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  1. #1
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    Default NFPA 19006-Brush Truck Requirments-HELP

    Hi All,

    I am writing a grant a for new brush truck for our VFC, and I need to clarify what is the NFPA 1906 specs for one.

    We would love to use a new system called "Air-Kwik" www.air-kwik.com instead of a standard tank/pump, but I need to verify that it will meet the requirements. The system meets FIRESCOPE requirments for California.

    I know I can buy the NFPA book, but I was hoping someone would have the information here.

    Also, if anyone has any successful narratives for a brush unit, I would appreciate if you could pass them along.

    THANKS

    Peter


  2. #2
    FH Mag/.com Contributor
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    Somewhere buried on a computer I had it but I can't find it right now. You should be able to get the 1906 requirements from an apparatus manufacturer with a quick phone call. Since this is new technology, I'm sure that 1906 doesn't address any wildland suppression systems that don't involve water. Nearly every small brush truck I've seen (1+ ton chassis) has a 250 gallon tank, so I'm sure that's the requirement as far as pump and tank go. I don't see this system being NFPA compliant, but they're only a recommendation, and the rest of the truck can be anyway.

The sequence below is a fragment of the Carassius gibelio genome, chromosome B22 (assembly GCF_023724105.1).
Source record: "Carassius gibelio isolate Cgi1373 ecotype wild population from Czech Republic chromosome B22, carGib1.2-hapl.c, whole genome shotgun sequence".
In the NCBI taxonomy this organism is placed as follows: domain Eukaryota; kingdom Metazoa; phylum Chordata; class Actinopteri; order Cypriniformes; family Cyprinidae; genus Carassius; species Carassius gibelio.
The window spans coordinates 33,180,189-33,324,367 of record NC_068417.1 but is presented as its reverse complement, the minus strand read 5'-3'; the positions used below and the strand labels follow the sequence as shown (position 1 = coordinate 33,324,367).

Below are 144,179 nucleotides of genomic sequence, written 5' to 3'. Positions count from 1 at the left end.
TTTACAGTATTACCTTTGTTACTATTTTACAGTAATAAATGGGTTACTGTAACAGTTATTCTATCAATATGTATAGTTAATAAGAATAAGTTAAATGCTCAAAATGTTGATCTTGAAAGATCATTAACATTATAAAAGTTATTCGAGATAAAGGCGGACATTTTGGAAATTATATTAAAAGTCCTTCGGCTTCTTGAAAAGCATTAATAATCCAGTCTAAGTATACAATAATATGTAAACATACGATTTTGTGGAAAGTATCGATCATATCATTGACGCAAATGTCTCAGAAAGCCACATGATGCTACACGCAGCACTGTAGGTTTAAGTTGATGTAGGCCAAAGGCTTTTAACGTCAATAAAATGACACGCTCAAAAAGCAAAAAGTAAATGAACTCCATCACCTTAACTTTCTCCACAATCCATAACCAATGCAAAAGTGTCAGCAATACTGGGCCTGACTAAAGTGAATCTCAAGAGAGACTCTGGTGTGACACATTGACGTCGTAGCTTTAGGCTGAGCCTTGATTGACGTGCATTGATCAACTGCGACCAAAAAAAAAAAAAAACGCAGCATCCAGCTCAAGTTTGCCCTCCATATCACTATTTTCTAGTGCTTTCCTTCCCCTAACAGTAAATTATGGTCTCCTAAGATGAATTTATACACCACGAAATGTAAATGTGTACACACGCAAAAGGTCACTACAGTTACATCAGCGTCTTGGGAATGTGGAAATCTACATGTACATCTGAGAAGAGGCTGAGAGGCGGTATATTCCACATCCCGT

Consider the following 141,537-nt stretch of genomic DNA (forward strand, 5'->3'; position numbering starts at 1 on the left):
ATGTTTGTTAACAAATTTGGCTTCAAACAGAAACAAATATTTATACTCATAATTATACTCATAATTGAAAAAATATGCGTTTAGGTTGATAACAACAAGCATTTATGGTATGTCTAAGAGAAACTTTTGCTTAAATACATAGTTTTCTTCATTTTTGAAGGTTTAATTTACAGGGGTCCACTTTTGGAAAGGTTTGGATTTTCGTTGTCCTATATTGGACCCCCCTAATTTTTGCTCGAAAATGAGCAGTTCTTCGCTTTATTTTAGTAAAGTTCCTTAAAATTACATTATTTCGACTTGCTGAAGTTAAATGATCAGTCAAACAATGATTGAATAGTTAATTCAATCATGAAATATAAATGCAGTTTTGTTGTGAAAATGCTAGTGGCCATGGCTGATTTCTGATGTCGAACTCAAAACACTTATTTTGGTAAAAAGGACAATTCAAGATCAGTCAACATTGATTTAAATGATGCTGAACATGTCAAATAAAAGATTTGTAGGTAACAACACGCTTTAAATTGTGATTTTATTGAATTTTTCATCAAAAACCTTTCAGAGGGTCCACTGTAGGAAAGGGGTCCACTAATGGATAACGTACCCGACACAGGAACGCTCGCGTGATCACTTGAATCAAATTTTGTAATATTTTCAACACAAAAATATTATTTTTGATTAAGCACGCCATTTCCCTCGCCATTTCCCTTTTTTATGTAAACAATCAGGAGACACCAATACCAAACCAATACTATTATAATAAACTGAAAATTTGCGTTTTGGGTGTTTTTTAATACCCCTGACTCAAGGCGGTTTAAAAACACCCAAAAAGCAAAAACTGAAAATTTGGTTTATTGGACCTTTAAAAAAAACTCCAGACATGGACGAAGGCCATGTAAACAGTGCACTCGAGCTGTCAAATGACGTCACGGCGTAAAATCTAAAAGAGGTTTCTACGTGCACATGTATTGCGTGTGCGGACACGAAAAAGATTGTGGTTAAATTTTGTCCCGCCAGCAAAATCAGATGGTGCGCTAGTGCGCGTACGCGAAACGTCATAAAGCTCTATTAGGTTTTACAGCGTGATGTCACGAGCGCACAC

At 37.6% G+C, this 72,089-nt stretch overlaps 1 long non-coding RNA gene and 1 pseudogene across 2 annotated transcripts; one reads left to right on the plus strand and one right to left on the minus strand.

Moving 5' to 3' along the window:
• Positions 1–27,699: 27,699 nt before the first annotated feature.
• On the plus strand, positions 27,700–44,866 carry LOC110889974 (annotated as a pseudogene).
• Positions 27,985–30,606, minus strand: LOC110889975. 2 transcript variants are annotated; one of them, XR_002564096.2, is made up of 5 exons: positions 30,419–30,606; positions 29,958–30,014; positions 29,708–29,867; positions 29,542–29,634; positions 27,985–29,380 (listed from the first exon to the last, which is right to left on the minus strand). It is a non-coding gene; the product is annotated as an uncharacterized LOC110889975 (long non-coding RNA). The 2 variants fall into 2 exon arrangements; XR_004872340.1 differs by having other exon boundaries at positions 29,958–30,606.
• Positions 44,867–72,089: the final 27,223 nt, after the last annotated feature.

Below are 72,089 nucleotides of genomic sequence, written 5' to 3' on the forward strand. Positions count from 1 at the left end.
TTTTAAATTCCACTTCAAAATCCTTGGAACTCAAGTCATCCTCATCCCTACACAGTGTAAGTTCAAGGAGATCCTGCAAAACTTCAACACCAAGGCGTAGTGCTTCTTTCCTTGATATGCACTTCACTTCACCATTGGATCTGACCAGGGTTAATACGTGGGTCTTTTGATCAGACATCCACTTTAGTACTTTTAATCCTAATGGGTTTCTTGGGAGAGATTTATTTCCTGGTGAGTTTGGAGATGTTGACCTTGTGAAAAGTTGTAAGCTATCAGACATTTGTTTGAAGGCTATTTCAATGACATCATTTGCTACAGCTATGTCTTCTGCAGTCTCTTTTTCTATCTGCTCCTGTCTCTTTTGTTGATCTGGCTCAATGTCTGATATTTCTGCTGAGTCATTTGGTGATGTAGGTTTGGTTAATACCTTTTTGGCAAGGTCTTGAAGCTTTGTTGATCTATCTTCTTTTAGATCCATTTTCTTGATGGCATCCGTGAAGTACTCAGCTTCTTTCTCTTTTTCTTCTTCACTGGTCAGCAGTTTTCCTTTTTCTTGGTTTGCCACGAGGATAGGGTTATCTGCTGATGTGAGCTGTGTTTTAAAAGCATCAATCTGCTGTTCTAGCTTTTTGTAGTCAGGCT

3. #3
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    This system is a water system, just uses air (SCBA Bottles) instead of a pump. Our plan was to use a 150 gallon system with 150' of 1" hardline. The system will provide 200 PSI at the nozzle.

    These have been approved by FIRESCOPE in California, and by Washington state.

    We have issues, where our volunteers are "not allowed" to own anything with a 'pump", so this is our way around it. The unit is going to double as a rescue squad and brush unit. Since the Priority 1 is for Brush units, that is the primary goal. It will also carry rescue tools (air bags, jaws, etc), EMS supplies, etc.

    THANKS

    Peter

  4. #4
    FH Mag/.com Contributor
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    Ah, just breezed it, only caught about using foam, missed the part about it being premixed. Either way, don't see it being a big deal about NFPA 1906. Costs less, easier to transport and use, why the heck not.

  5. #5
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    Ok good. Having not seen NFPA 1906, I did not know if there were tank/pump size requirements that had to be met. I know that all Fire Grant vehicles must meet the NFPA 1906 requirements.

    THANKS

    Peter

  6. #6
    FH Mag/.com Contributor
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    I'd check with a manufacturer to see what 1906 says. I don't remember a tank size requirement, but if there is one, you're wasting your time because this system is not 1906 compliant since there is no tank. No sense in throwing in the towel before the application is even submitted.

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